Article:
Schools are shutting down and kids are home. Now what? Many of our WELS schools are seeking to offer solutions for learning opportunities and activities while students are home. The WELS Commission on Lutheran Schools (CLS) has met with various members of schools’ leadership to brainstorm and share ideas.
First and foremost, Mr. Jim Rademan, director of CLS, says, “We are requesting that all our WELS schools follow CDC, state, and local guidelines regarding closures.”
Many schools are already working on plans to keep kids engaged in education during the shutdowns. “Several of our schools have been working very hard to engage children in continuous learning and have put together their plans and are willingly sharing those with others,” says Rademan.
CLS is working to compile plans, documents, and resources that schools can adapt for their own use. The list will grow and change as more information becomes available.
It’s unknown how long students will be out of school; it’s a moving target, but the key for schools is to find a way to connect with students during this time to cultivate ongoing learning, explains Rademan. Right now, there are more questions than answers as to how this will affect the school year and academics. Currently, the main priority is to keep communities healthy.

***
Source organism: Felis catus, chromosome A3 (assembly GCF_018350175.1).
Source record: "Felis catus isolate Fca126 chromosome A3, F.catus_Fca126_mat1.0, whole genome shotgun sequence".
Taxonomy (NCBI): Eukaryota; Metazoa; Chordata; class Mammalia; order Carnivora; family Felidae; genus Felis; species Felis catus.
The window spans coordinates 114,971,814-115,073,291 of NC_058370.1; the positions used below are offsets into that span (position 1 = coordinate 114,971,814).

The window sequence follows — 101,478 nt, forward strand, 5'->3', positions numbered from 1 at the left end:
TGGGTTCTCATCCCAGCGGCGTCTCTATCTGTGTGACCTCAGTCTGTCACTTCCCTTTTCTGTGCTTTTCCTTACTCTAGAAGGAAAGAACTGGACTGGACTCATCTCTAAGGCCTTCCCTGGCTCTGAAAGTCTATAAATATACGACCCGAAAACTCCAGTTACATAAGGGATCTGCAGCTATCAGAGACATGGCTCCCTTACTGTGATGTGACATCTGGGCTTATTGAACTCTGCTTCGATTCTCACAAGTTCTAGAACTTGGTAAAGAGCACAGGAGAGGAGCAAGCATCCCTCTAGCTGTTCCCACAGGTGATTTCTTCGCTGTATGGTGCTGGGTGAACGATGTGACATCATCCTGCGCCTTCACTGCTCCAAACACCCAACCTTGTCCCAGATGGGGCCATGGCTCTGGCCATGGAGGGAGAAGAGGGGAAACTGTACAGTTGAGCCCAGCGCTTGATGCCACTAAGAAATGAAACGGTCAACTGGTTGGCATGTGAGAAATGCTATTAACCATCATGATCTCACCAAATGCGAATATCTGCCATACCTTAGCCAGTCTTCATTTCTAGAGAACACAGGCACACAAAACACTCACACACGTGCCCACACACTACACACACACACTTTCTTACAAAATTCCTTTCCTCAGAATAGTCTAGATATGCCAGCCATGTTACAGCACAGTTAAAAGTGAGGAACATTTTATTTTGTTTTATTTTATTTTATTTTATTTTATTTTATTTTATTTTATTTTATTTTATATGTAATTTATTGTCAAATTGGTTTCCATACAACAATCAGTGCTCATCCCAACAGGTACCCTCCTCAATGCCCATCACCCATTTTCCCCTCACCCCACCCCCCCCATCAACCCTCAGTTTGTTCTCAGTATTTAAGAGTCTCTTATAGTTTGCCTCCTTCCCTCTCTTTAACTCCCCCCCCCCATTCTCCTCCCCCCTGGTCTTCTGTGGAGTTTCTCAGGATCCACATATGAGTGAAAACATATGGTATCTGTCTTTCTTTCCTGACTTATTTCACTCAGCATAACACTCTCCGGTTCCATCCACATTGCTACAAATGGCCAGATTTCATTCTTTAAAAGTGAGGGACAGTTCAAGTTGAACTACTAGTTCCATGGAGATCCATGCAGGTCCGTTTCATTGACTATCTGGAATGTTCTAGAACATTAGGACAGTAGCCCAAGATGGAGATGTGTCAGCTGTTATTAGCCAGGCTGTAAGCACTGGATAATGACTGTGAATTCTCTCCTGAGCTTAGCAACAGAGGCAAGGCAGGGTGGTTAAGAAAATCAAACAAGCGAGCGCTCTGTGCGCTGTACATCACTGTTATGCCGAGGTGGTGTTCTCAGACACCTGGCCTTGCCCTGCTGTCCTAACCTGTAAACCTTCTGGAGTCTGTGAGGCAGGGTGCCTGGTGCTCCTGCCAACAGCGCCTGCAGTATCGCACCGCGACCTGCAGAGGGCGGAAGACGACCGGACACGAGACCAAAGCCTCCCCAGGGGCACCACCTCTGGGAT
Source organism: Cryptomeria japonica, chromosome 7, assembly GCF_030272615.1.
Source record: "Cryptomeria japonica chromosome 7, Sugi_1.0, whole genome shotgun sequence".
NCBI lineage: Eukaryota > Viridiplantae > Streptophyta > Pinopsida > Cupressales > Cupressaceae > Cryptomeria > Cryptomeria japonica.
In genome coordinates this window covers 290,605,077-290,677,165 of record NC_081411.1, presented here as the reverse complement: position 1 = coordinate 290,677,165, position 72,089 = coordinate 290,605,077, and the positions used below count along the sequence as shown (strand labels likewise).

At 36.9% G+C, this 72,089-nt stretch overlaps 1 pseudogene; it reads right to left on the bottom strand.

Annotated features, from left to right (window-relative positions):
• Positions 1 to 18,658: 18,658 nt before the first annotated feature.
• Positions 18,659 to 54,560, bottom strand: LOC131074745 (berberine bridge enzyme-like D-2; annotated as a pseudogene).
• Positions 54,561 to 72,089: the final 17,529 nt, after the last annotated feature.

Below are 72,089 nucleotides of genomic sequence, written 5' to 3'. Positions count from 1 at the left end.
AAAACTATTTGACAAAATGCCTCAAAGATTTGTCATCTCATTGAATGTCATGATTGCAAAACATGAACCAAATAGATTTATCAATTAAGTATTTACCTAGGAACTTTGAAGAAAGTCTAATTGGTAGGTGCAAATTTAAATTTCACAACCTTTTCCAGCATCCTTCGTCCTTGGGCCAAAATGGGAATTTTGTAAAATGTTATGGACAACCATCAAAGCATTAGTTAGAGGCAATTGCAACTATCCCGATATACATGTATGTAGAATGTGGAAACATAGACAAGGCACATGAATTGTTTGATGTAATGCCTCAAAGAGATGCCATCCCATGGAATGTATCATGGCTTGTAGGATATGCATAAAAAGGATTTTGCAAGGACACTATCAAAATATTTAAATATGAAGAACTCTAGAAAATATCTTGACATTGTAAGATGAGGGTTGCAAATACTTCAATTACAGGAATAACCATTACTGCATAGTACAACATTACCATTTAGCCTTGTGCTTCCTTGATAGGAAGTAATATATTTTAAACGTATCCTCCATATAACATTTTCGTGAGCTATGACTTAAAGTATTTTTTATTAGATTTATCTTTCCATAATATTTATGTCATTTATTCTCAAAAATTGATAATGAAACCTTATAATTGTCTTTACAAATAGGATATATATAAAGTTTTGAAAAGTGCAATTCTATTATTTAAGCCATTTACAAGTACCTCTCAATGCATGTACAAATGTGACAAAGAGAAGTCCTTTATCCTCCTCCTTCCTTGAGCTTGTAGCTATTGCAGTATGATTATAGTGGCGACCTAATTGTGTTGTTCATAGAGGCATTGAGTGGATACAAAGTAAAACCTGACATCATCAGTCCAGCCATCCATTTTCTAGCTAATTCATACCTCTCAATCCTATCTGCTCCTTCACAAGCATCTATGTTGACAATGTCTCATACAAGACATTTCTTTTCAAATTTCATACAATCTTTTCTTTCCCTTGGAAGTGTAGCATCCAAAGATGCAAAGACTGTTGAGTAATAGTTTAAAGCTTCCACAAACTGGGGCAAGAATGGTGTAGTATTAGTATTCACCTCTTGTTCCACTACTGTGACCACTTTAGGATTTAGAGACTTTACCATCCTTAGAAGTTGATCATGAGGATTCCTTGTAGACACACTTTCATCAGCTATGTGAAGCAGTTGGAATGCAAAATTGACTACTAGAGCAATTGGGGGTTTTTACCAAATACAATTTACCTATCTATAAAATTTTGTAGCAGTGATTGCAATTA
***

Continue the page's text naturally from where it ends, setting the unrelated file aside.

“Every state and every local district and every local school is going to need to adapt to the local culture and community that they’re in. The key is to communicate,” says Rademan. “We’re encouraging our schools to pay attention to their state instruction websites and local schools and figure out ways to connect with kids for continuous learning.”
Mrs. Cindi Holman, Early Childhood Ministry national coordinator, has provided some helpful tips for parents and families as they will now be home together. View tips for families.
“One recommendation is being really prudent about watching out for having the news on all day long. While it may look like your children are not paying attention, they’re hearing this,” says Holman. “Just the same way we can get overwhelmed and stressed by the constant barrage of information, the little ones don’t really know what to do with that kind of information.”
Holman says, “For parents, is it going to be challenging? Yes, it is, but we can really embrace this as a special treasured opportunity for families. In a time when we’re overscheduled and running all over all the time, this opportunity to have extended family time, I think, will bring tremendous blessings to families. It’ll take some adjustment, but I think it will bring great blessings.”